At The Motley Fool, we understand that it often pays to zig when Wall Street zags, but that doesn't mean that we don't pay attention to what leading fund managers are buying and selling. And hedge funds, which aren't always in lockstep with the broader market, can be a particularly valuable source of insight.
Every quarter, hedge fund managers overseeing more than $100 million must disclose their quarter-end holdings publicly by filing Form 13-F with the SEC. The form lists all U.S.-traded securities the manager held at the end of the quarter. Although the form doesn't disclose the manager's short positions or the manager's intraquarter trades, it can shine a bright light on his or her "long" stock bets. To help us make use of 13-F data, we turned to Motley Fool partner AlphaClone, a research and investment-management firm that tracks hedge fund public disclosures and develops investment strategies based on them.
Q2 2011 update
John Paulson founded Paulson & Company in 1994. The fund is best known for its bet against subprime mortgages during the financial crisis. Thanks in part to that successful gamble, it's grown into one of the world's largest hedge fund companies.
The total market value of Paulson & Co.'s disclosed equity holdings as of June 30, 2011 -- the latest quarter for which data is available -- was $28.2 billion across 88 holdings. It has suffered some substantial losses since June 30, though, as its big bets on the financial sector haven't panned out very well. The crash of Hewlett-Packard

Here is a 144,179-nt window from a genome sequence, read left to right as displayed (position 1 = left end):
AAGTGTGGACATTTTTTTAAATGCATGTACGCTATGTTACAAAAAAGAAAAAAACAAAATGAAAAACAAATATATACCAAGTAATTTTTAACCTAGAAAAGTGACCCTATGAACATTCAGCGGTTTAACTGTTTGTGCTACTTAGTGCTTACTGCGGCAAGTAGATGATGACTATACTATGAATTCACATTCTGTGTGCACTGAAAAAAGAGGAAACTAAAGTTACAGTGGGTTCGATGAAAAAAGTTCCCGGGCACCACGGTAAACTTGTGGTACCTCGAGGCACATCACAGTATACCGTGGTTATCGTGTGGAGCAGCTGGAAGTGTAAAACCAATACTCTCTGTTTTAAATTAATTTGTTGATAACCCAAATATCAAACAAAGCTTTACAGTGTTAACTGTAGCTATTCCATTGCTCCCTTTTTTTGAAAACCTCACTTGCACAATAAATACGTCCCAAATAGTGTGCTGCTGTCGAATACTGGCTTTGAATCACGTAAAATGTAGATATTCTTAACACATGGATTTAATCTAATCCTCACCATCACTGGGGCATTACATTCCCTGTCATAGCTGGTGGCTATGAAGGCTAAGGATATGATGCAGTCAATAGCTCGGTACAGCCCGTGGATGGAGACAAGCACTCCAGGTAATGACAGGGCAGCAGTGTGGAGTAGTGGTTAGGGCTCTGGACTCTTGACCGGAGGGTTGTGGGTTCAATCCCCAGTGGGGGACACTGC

The fund company's 10 largest positions and associated changes in number of shares held as of June 30, 2011 were:
(NYSE: GLD)-- unchanged.
(NYSE: AU)-- reduced 2.7%.
(NYSE: C)-- reduced 91.9%.
(NYSE: APC)-- reduced 21.3%.
(NYSE: RIG)-- reduced 23.1%.
Capital One Financial
(NYSE: COF)-- increased 17.2%.
(NYSE: HIG)-- reduced 7.8%.
(NYSE: WFC)-- increased 63.9%.
- Hewlett-Packard -- reduced 6%.
(NYSE: STI)-- reduced 6.3%.
(Note that this data reflects the holdings of all the funds that Paulson & Co. oversees, rather than any one particular hedge fund.)
During the quarter, the fund family also increased its position in Salix Pharmaceuticals and Ralcorp Holdings, among others, while paring back its holdings in stocks such as Bank of America, Comcast, and Medtronic. Last month, The Wall Street Journal noted that Paulson wasn't happy with Bank of America's willingness to negotiate settlements in claims by sizable holders of mortgage-backed securities.
In addition, the fund family sold out of stocks such as International Paper and Kinross Gold entirely. About half its divestitures resulted from merger and acquisition activity, including Alcon's merger with Novartis.
Selected Q2 2011 commentary
Paulson & Co. had more than 47% of its assets in financial companies, and more than 15% in basic materials. Its financial stake has shrunk a bit over recent quarters, but remains by far the fund's largest sector. Energy is the third biggest sector at 10%.
Here's where the firm is currently winning, losing, and making new bets:
Medical device and supply giant Baxter
Transocean didn't do so well for Paulson in the quarter, losing about 16%. But while Paulson was selling part of his stake, my colleague Michael Olsen was recommending the company. He praised its dominance in the growing arena of deepwater drilling, and what he considered an appealing price. The recent correction has given interested investors an even more attractive entry point, and Transocean's stock commands a maximum five-star rating in Motley Fool CAPS.
The largest new addition, Life Technologies
That's the latest on John Paulson's moves. Tell us what you think in the comments below.